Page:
Miss Him, We Will: Creator of Yoda Passes Away


Stuart Freeborn died on February 5th at the age of 98. He is best remembered for creating some of the most iconic characters in cinema including Star Wars’ Chewbacca, Jabba the Hut, and Yoda (inspired, he said, by Einstein as well as his own wise but impish face). With his realistic and detailed style of creature design, Freeborn innovated the industry and brought movie makeup into the modern age.

Born in London in 1914 to an insurance broker, Freeborn carved his own path, even at a young age. “I felt I was different,” he said in a 2012 BBC documentary. He actually created his first job opportunity by showing off his skills in a real-life prank that involved his self-applied prosthetics getting him mistaken for Ethiopia’s last emperor. The stunt landed him a job at Denham studios in Buckinghamshire, and he went on to work with stars like Vivien Leigh and Marlene Dietrich in the 1930s (jealous!).

Responding to his colleague’s death, George Lucas said: “[Freeborn] brought with him not only decades of experience but boundless creative energy. His artistry and craftsmanship will live on forever in the characters he created. His Star Wars creatures may be reinterpreted in new forms by new generations, but at their heart they continue to be what Stuart created for the original films.”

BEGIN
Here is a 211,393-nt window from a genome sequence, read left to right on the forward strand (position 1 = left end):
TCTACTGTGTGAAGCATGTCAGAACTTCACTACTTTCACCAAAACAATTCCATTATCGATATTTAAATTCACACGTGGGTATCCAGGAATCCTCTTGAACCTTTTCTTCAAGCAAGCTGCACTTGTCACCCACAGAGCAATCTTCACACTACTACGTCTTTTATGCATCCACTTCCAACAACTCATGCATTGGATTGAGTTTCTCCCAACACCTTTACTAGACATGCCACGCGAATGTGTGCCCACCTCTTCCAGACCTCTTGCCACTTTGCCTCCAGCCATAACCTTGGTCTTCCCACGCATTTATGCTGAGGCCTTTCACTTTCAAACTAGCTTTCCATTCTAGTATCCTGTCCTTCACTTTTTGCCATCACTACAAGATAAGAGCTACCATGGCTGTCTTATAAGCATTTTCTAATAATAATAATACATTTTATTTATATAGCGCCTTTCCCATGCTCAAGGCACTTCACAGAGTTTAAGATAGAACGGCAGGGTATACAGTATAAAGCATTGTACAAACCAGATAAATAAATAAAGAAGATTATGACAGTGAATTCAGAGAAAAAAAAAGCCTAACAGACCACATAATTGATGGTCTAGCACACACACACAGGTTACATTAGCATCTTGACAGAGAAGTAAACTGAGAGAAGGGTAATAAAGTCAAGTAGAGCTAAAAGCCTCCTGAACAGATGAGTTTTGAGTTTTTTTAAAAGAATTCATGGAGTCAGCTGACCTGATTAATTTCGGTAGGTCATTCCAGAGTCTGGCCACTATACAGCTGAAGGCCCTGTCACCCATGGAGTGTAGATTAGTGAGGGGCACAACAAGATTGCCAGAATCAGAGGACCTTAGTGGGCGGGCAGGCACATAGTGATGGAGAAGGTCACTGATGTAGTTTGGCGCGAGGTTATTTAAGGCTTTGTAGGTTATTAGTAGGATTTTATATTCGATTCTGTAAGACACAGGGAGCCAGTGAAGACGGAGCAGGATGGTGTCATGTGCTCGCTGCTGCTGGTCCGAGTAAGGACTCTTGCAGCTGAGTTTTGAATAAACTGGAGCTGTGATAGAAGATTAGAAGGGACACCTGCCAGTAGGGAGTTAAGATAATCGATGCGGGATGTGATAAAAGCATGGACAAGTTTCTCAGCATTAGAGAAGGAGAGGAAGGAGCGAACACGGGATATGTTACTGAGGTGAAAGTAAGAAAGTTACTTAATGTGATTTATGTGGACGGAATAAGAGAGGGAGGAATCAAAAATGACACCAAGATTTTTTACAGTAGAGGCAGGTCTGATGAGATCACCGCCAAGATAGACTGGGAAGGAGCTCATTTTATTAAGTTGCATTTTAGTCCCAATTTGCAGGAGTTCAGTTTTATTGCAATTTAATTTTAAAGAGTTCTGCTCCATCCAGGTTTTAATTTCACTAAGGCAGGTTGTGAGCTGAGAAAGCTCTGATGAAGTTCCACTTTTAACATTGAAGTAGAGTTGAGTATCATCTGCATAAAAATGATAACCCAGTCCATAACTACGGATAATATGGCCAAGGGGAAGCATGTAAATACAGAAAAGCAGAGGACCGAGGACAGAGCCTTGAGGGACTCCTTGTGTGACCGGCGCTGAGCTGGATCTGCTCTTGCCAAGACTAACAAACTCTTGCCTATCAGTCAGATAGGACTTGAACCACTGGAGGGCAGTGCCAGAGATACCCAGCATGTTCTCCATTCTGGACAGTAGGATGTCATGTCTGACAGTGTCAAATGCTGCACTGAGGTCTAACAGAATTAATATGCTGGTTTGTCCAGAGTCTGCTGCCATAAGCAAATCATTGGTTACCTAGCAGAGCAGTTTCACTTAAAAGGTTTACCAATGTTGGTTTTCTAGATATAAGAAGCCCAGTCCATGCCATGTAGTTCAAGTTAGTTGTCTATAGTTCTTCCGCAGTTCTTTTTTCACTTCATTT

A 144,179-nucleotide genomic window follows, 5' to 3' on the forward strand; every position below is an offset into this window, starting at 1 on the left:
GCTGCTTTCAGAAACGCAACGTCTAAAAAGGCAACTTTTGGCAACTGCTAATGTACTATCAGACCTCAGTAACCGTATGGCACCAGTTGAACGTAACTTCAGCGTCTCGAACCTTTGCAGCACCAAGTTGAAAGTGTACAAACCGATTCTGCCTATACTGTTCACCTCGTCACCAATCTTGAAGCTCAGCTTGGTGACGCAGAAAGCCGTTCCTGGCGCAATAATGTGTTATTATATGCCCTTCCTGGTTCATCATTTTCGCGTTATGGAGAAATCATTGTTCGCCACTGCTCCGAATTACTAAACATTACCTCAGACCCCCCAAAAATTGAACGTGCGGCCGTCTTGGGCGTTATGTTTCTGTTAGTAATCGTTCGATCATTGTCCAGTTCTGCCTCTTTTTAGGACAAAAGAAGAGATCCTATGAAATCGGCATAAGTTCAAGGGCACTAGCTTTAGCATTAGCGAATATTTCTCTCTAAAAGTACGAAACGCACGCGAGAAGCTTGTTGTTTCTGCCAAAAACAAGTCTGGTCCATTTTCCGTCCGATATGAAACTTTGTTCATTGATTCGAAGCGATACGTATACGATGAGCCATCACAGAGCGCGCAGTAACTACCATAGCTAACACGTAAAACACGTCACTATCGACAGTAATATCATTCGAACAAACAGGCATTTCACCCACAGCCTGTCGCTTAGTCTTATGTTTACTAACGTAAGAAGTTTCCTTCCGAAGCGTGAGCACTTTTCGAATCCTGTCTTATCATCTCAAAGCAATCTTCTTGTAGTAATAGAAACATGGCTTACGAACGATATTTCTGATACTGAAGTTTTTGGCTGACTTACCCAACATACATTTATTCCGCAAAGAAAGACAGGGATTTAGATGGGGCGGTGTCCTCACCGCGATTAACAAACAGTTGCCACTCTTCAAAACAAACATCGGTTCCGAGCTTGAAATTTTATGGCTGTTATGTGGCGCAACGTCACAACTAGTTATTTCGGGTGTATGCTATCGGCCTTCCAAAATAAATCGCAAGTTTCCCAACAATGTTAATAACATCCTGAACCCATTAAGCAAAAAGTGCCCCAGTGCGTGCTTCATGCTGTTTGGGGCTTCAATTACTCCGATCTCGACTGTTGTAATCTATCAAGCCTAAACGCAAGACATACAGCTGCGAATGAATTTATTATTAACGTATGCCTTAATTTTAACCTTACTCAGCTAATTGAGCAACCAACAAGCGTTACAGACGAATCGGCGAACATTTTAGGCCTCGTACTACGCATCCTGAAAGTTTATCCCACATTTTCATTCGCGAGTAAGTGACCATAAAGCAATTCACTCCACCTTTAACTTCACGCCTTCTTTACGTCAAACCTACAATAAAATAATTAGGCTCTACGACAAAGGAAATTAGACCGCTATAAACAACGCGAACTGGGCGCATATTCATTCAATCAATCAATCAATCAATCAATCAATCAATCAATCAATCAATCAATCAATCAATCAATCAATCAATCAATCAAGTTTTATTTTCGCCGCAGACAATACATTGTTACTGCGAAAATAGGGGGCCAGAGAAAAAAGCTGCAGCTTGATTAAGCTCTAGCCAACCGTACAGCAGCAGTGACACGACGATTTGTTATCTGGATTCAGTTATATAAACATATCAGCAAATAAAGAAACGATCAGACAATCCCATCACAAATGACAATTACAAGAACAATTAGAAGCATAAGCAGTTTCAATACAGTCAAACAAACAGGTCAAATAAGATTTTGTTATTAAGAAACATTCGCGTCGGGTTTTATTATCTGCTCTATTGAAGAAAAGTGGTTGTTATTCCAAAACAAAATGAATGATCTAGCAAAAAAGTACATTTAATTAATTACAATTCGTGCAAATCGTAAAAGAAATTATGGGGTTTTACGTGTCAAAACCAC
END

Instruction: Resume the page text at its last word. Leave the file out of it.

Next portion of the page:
With six decades of masterful cinema makeup under his belt, Freeborn had the kind of career most of us fantasize about: he created Fagin in the 1948 classic Oliver Twist, the almost too real apes in 2001: A Space Odyssey (it’s speculated that the authenticity may have cost him an Oscar nod because the judges assumed they were real apes and not actors), and—our personal favorite—he transformed Peter Sellers into three completely different characters in Dr. Strangelove or: How I Learned to Stop Worrying and Love the Bomb. Freeborn had a masterful way of working with prosthetics and masks, creating convincing characters without sacrificing dramatic flair. He studied chemical biology so he could figure out which plastics were skin-safe, and confided that he even enhanced actresses in more than a few nude scenes!

The ingenuity and versatility he displayed in his long career is astounding, and will no doubt continue to inspire makeup and special effects artists for decades to come. Mr. Freeborn, thank you for your indelible legacy, and as Yoda would say, “in peace, rest you”.

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